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Authors: Vanessa Ngan, Staff Writer, 2004. Updated: Dr Kelvin Truong, Dermatology Research Fellow, Westmead Hospital, Sydney, Australia; Dr Martin Keefe, Dermatologist, Christchurch, New Zealand. Copy edited by Gus Mitchell. September 2021.
Tacrolimus is a macrolide calcineurin inhibitor immunosuppressant drug available as a topical ointment, oral capsule, and intravenous injection. It was initially isolated from the soil fungus Streptomyces tsukabaenis.
Tacrolimus may be used to treat these skin conditions
Topical tacrolimus may be used to treat these skin conditions
Tacrolimus is a lipophilic molecule; for topical use it is formulated as an ointment. Percutaneous absorption is minimal except where there is an epidermal barrier defect such as in active atopic dermatitis. As disease activity settles, absorption through the skin reduces.
Tacrolimus is metabolised by cytochrome P450 in the liver. Tacrolimus is not metabolised in the skin.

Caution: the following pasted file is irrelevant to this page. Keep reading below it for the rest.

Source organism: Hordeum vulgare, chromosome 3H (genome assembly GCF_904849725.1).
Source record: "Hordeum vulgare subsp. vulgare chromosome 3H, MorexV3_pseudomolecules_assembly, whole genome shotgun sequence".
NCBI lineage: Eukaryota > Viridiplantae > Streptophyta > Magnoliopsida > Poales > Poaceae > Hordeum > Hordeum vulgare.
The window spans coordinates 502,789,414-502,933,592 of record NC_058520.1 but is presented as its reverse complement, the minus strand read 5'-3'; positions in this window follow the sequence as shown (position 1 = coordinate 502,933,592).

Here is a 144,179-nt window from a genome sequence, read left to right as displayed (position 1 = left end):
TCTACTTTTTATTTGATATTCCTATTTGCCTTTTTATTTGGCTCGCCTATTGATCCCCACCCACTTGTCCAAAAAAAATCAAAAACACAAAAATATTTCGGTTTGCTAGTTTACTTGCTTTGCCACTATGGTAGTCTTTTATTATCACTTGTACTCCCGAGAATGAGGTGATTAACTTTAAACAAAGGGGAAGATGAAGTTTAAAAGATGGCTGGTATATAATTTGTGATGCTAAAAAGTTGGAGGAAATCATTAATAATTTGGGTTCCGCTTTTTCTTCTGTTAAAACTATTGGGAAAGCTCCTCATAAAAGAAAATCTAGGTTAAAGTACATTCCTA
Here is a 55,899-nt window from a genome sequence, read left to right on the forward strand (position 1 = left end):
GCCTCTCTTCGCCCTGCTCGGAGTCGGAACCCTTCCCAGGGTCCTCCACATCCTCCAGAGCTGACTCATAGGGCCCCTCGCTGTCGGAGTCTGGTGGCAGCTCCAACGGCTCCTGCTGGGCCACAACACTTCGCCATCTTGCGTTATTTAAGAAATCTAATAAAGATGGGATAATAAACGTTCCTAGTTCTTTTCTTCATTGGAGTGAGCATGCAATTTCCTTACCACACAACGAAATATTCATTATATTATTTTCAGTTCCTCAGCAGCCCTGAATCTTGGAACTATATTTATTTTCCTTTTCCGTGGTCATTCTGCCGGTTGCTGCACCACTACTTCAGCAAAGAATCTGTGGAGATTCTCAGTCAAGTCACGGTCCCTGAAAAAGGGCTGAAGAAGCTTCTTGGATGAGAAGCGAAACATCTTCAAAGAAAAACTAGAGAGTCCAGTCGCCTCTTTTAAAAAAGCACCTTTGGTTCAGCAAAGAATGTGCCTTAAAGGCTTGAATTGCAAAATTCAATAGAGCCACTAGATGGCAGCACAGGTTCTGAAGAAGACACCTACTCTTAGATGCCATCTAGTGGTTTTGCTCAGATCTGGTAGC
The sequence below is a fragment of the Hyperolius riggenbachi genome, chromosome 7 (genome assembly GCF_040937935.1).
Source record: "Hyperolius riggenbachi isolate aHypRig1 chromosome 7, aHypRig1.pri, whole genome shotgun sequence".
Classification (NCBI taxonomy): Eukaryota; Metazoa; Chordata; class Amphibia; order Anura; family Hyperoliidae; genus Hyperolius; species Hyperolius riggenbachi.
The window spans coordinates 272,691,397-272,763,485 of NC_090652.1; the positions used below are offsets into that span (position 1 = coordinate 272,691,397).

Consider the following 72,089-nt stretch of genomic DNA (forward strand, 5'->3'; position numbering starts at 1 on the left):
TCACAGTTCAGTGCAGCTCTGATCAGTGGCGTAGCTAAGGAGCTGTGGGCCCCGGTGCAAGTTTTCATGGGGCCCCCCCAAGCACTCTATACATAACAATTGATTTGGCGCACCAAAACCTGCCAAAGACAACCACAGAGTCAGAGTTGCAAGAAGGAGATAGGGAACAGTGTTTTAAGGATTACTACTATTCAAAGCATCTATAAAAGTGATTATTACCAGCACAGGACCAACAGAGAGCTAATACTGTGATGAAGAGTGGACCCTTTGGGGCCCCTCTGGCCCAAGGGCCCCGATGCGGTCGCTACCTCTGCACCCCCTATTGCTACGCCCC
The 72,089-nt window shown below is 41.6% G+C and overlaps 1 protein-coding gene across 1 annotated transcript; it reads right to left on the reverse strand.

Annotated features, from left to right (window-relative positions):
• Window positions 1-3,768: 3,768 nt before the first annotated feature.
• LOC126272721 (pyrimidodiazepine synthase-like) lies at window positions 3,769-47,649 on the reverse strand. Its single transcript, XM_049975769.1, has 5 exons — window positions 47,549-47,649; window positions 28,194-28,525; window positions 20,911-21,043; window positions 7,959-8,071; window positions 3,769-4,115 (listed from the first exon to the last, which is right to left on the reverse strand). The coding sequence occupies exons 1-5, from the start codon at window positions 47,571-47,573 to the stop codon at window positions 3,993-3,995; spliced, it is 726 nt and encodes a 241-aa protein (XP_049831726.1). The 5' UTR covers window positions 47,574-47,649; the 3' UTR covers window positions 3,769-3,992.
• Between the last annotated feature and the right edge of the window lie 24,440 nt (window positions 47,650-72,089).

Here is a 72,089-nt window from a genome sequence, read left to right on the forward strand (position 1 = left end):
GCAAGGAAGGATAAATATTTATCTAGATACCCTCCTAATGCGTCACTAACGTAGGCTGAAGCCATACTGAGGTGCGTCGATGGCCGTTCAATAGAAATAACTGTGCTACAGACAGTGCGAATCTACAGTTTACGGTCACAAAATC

Polymorphisms in the CYP3A5 gene affect the bioavailability of systemic tacrolimus with CYP3A5 non-expressors requiring a higher dose of systemic tacrolimus post-transplant.
Tacrolimus suppresses the cell-mediated immune response.
The Food and Drug Administration (FDA) has a black box warning for a possible increase in cancer risk including skin cancers and lymphoma. Evidence is conflicting with topical use so the risk, if any, is probably very small.
If you are not based in New Zealand, we suggest you refer to your national drug approval agency for further information about medicines (eg, the Australian Therapeutic Goods Administration and the US Food and Drug Administration) or a national or state-approved formulary (eg, the New Zealand Formulary and New Zealand Formulary for Children and the British National Formulary and British National Formulary for Children).
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